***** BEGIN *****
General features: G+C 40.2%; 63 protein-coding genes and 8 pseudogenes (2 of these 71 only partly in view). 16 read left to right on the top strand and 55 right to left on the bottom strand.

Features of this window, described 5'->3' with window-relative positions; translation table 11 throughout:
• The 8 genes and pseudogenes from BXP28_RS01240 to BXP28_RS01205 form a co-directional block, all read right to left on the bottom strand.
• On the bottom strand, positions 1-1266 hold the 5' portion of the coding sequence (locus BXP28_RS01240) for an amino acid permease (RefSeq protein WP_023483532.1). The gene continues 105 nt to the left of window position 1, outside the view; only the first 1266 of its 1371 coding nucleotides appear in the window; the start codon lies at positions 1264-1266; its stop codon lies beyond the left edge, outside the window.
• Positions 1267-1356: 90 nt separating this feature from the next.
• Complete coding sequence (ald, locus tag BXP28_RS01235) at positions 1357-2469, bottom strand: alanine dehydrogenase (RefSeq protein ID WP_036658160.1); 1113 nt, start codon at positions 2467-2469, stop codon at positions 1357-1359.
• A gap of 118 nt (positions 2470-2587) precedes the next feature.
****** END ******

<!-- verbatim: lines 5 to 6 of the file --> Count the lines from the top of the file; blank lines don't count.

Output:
• Positions 1267-1356: 90 nt separating this feature from the next.
• Complete coding sequence (ald, locus tag BXP28_RS01235) at positions 1357-2469, bottom strand: alanine dehydrogenase (RefSeq protein ID WP_036658160.1); 1113 nt, start codon at positions 2467-2469, stop codon at positions 1357-1359.